‘Flock’ Your Gender Labels: This Bird is Both Male and Female

Photo: picture alliance / Contributor (Getty Images)

The discourse over gender identity is one of the most relevant in today’s society. Many people identify as the opposite sex of the one written on their birth certificates or don’t label themselves at all. And while this might spark heated debates in some circles, there’s one area the argument is null: a bird’s nest.

An ultra-rare cardinal that is both male and female was recently spotted in a Pennsylvania town. The bird is a bilateral gynandromorph, which means half of its body is a guy and the other half is a girl. Split personalities never got so real.

More than just two: 8 Gender Identities You May Have Never Heard Of

The birds are also referred to as “half-siders,” if you’re more into plain English. In the case of the video above, the right side of the bird is male while the left is female. This leads Daniel Hooper, a postdoctoral fellow at the Cornell Lab of Ornithology, to believe this particular bird might be able to reproduce. The unique part about that is half-siders are typically infertile. Notch one for nature, folks.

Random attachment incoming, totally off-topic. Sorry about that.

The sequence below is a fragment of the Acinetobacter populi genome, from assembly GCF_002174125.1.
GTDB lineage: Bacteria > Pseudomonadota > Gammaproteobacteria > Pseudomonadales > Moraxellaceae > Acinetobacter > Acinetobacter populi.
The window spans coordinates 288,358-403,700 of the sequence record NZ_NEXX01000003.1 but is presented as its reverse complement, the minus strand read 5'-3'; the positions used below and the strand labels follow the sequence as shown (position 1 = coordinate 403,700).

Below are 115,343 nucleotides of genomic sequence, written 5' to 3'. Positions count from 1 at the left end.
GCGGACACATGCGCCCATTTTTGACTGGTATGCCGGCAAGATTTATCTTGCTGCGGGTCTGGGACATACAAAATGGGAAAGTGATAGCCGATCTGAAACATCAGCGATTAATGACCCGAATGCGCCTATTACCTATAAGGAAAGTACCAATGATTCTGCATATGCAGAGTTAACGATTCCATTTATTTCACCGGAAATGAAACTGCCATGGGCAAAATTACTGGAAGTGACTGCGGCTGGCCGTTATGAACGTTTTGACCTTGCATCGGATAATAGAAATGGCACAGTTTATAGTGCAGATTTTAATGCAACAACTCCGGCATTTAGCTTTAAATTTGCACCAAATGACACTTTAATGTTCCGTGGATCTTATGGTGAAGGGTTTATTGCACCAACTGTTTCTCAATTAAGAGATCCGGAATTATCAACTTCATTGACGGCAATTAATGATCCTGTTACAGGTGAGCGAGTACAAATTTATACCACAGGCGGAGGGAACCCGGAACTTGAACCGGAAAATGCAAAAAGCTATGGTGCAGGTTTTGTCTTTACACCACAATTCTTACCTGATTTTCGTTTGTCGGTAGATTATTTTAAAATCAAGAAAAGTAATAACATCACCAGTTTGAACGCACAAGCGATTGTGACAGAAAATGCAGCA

From National Geographic:

“This remarkable bird is a genuine male/female chimera,” Hooper said. “Most gynandromorph individuals are infertile, but this one may actually be fertile as the left side is female, and only the left ovary in birds in functional.”

Get some understanding: What Is a Non-Binary Gender?

The bird in the video was also caught engaging in some pre-mating behaviors with another of the species. If the bird’s nest is rocking, don’t come knocking because they’re probably flocking (or something like that).